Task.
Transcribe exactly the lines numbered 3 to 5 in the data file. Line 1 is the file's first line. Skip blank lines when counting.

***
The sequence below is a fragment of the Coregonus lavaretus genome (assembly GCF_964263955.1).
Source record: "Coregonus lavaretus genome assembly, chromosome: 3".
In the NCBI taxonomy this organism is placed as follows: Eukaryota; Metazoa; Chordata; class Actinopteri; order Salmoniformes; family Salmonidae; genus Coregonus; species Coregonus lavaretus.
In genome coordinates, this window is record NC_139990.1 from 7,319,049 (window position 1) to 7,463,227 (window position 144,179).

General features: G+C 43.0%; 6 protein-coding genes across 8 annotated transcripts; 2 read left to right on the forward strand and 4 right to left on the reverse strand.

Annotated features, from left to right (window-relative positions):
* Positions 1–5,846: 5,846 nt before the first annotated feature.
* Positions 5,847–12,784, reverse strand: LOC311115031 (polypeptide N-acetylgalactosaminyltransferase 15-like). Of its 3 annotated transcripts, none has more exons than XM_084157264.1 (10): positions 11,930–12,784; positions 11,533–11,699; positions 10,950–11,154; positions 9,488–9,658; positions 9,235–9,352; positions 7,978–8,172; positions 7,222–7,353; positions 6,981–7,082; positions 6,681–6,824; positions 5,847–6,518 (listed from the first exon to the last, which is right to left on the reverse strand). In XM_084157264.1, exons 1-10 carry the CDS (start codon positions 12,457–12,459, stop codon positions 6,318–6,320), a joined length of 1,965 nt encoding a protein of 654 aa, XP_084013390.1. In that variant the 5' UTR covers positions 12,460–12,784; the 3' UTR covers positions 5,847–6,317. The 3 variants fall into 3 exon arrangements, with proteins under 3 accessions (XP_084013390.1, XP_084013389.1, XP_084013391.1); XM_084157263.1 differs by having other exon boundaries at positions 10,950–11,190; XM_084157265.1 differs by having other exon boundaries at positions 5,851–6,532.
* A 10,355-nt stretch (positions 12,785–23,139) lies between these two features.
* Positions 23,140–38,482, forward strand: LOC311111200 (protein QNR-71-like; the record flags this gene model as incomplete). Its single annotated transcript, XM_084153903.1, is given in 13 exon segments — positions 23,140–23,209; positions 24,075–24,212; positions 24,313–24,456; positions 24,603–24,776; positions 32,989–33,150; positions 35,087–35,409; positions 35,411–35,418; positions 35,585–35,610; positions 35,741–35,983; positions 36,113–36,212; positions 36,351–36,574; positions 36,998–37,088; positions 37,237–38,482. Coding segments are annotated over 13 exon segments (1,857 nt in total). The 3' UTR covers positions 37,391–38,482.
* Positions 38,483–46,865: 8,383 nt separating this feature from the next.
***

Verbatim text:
In the NCBI taxonomy this organism is placed as follows: Eukaryota; Metazoa; Chordata; class Actinopteri; order Salmoniformes; family Salmonidae; genus Coregonus; species Coregonus lavaretus.
In genome coordinates, this window is record NC_139990.1 from 7,319,049 (window position 1) to 7,463,227 (window position 144,179).

General features: G+C 43.0%; 6 protein-coding genes across 8 annotated transcripts; 2 read left to right on the forward strand and 4 right to left on the reverse strand.